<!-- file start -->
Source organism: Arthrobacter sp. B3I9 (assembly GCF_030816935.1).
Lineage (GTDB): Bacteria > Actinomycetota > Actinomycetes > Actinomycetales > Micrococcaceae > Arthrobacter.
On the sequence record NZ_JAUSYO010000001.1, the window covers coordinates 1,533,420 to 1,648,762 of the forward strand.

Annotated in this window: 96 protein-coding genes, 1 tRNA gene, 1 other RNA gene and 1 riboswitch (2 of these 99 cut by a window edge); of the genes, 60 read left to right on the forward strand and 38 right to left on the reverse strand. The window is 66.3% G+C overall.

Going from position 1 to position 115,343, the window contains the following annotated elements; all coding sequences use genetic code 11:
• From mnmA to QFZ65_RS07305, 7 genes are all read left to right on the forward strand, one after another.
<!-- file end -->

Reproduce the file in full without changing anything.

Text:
Source organism: Arthrobacter sp. B3I9 (assembly GCF_030816935.1).
Lineage (GTDB): Bacteria > Actinomycetota > Actinomycetes > Actinomycetales > Micrococcaceae > Arthrobacter.
On the sequence record NZ_JAUSYO010000001.1, the window covers coordinates 1,533,420 to 1,648,762 of the forward strand.

Annotated in this window: 96 protein-coding genes, 1 tRNA gene, 1 other RNA gene and 1 riboswitch (2 of these 99 cut by a window edge); of the genes, 60 read left to right on the forward strand and 38 right to left on the reverse strand. The window is 66.3% G+C overall.

Going from position 1 to position 115,343, the window contains the following annotated elements; all coding sequences use genetic code 11:
• From mnmA to QFZ65_RS07305, 7 genes are all read left to right on the forward strand, one after another.